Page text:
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Fireverse 6: Mythology is Subjective

Mythology is stories, and stories reflect the mind of the storyteller. We acknowledge that when we talk about how a given mythological tale reflects a culture and its level of scientific and social advancement. The individuals who told the stories also projected them through their own personal lenses, not only as members of their culture but as people with internal psychology.

One of the things I learned while writing Some Say Fire, in which I retold as much of the heathen lore as I could find along with original material inserted interstitially, is that it is impossible to write objective fiction about the gods no matter how hard I try. Even though I relate to the gods either as people with personalities or as nature, when I wrote fiction about them they inevitably turned into archetypes. For example, the ways that Fireverse Odin differs from traditional Odin all turned out to be about my real life deceased father. I didn't intend to do that. I didn't even realize that until after I had enough of a draft completed to show it to someone else and my critique partner pointed it out to me; I knew I had turned my problems over to my higher power by giving them to Loki, but I hadn't realized how much that distorted all the other characters in the story.

Only after I had dealt with those issues was I able to get past them and reach the real Odin. In mythology or fairy tale, the father figure is your father, the road is your path, and the mountain is whatever obstacle you yourself must overcome. Everything turns into dream symbolism.

This same phenomenon must surely have happened when the lore that we have received in written form was first written down. The lore contained in Snorri's Edda must therefore reflect Snorri the individual as much as it reflects the lore as he had heard it in his lifetime, and as much as it reflects his culture and the times he lived in.

Fireverse Odin turned into my father and Fireverse Loki my wounded inner child because those are the personal issues I needed to resolve through my creative writing. Snorri's Odin turned into Yahweh and his Loki turned into the Devil. As a Christian with recent heathen ancestors living in the time of conversion, watching his culture be destroyed by the very thing he most passionately believed in--the Church-- resolving the cognitive dissonance between his Christian beliefs and his love of the stories of his culture must have been his greatest psychological need.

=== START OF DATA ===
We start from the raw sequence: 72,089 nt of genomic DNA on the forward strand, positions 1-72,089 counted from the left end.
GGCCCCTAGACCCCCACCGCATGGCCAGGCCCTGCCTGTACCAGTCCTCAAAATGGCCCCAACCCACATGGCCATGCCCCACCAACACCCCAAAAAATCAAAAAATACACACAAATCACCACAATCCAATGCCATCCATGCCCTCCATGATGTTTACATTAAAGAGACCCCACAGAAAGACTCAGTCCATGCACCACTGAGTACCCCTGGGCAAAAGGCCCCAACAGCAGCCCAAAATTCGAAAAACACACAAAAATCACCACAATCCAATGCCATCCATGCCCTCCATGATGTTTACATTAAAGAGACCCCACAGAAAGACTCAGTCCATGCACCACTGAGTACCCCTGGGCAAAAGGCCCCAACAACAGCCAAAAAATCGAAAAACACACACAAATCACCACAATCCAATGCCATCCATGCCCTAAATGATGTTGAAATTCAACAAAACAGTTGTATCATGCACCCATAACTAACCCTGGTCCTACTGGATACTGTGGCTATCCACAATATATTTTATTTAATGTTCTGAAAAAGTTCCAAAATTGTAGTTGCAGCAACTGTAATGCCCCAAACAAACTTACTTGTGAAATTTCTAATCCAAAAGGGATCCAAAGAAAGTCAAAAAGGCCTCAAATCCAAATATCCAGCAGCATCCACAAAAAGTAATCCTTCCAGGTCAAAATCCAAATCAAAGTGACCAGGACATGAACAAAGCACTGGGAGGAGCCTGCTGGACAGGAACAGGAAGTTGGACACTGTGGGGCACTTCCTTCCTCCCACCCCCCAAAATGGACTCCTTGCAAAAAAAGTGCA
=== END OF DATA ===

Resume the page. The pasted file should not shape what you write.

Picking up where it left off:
The subjectivity of story, even mythology from an oral tradition, is something to keep in mind in interpreting the lore. Some of my fellow Asatruars treat the Eddas as if they were the word of the gods. The Eddas were written by men; men have human needs, including psychological needs. The storyteller shapes the story even if he tries not to.

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A is for All-Father (Pagan Blog Project)

I've decided to participate in the Pagan Blog Project again this year, but in a more focused way than in my previous attempt at it in 2012.  (Actually, I'm not sure if I kept with it for that whole year or not, and I skipped 2013.)  This year, the focus is going to be entirely on Odin, specifically on His heiti, the epithets or by-names used to refer to Him throughout the surviving northern literature (known to heathens as “the lore”). Odin has so many names in these sources that I could count only about 5 letters of the alphabet for which there are no established heiti, and for those letters—assuming I can't come up with a suitable modern epithet to fill the gap—I will discuss some other aspect of His historical or modern worship.  It remains to be seen whether I'll write something for each week, or just one post for each letter. I've been seeing online a tendency to stereotype Odin into just one or two roles: as the aged patriarch of the northern pantheon, perhaps, or as a remote patron of mystics and kings.  In my many years of living and working closely with Him, I have seen many of His faces, some of which I hope to share here, at the same time as I hope, though delving into His many names, to reach an even deeper understanding of Him myself.

We'll start off with one of the most well-known and frequently used names for Him: All-father.  I don't gravitate towards this name much myself in my own practice, because I don't have a father-daughter relationship with Him, but the name itself doesn't refer to personal relationships so much as to His overall status as the father of gods and men.  In Snorri Sturluson's Edda (often called “the prose Edda,” the primary source text that's probably best known to the vast majority of heathens), Alfodr is used more or less interchangeably with Odin in referring to Him.

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